The National Bus and Rail Union has said the "mayhem" on some Dublin Bus and Bus Éireann routes today "should have been predicted" by the National Transport Authority.
Level 5 restrictions came into effect at midnight, limiting capacity on public transport to 25% of its normal load.
There was "mayhem" trying to accommodate passengers on a number of bus routes this morning as a result, general secretary Dermot O'Leary of the NBRU told RTÉ's Drivetime.
He said the cut in capacity is having a greater impact now than in the early stages of the pandemic due to schools, construction and more retail being open.
He said many buses departed their first stop this morning at full capacity.
Mr O'Leary said there are enough buses in the fleet currently in operation to satisfy demand, but he said the peak period should be stretched, through staggered starting times for schools and workplaces.
He said the NBRU wrote in May to the then Taoiseach as well as the leader of the opposition about staggering start times for schools and workplaces and he said both responded positively.
Earlier today, Mr O'Leary revealed there had been several "pinch points" at locations where passengers had tried to board Dublin Bus services in large numbers, with further capacity constraints on a number of Bus Éireann services "where demand has outstripped the Level 5 reduced capacity".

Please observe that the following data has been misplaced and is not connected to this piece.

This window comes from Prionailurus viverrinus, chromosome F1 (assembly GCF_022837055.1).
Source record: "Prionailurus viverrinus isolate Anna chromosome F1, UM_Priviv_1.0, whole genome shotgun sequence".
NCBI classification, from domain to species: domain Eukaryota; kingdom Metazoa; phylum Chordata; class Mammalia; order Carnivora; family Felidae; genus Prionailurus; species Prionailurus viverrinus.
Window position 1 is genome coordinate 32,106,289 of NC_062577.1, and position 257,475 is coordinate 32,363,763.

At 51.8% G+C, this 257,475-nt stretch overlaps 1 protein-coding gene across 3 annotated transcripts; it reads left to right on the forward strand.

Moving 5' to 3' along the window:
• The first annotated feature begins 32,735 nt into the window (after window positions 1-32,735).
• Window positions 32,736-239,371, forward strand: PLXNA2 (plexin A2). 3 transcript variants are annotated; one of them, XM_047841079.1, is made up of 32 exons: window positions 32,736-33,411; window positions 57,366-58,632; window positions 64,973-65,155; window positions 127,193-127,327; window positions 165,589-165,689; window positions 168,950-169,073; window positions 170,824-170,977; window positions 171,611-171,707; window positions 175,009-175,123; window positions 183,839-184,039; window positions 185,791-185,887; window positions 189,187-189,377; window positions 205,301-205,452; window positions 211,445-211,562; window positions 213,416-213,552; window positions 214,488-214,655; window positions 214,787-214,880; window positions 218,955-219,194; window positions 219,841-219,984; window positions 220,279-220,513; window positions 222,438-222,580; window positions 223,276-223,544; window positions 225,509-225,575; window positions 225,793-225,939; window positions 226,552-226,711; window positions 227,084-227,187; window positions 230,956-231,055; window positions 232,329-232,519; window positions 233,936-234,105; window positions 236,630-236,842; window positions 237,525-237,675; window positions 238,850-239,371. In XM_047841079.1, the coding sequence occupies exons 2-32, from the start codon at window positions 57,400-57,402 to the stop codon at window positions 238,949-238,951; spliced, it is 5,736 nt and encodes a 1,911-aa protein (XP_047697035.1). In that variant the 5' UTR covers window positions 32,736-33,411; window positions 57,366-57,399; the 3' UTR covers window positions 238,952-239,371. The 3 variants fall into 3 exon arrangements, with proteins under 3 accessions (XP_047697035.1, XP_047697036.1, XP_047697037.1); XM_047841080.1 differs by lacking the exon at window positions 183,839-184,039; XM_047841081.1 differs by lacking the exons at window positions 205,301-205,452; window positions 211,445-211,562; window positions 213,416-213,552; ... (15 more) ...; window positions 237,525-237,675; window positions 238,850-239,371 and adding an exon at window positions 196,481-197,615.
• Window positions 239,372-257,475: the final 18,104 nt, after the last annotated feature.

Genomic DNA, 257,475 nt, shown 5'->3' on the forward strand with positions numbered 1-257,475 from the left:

"Thankfully (thus far at least) no confrontation or conflict has been reported, though we are extremely conscious that frustration can lead to such a scenario", he said.
He acknowledged that passengers could not be blamed for striving to get to work at a time that suits their needs as opposed to when services "may, or can be scheduled".
He reiterated the NBRU's call for a clear plan to accommodate those required to travel for essential services, and to police capacity restrictions.
In a statement, the National Transport Authority said there were capacity issues on some services, particularly on buses in the Dublin area.
Last night @dublinbusnews teams updated onboard signage to reflect the move to 25% capacity on public transport.— Ray Coyne (Please wear a face covering 😷) (@ray_dublin) October 22, 2020
⚠️We are operating a full service but capacity is limited to 17, so allow extra time
⚠️Public transport is for essential workers&essential travel. pic.twitter.com/7ZhHKEQrSS
The NTA said it was engaging with the Department of Transport and the operators "to identify particular pressure points with a view to responding to them and addressing them where possible".
"We would continue to ask people to avoid travelling at peak times and only to use public transport for essential purposes.
"We continue to encourage people to walk or cycle where possible."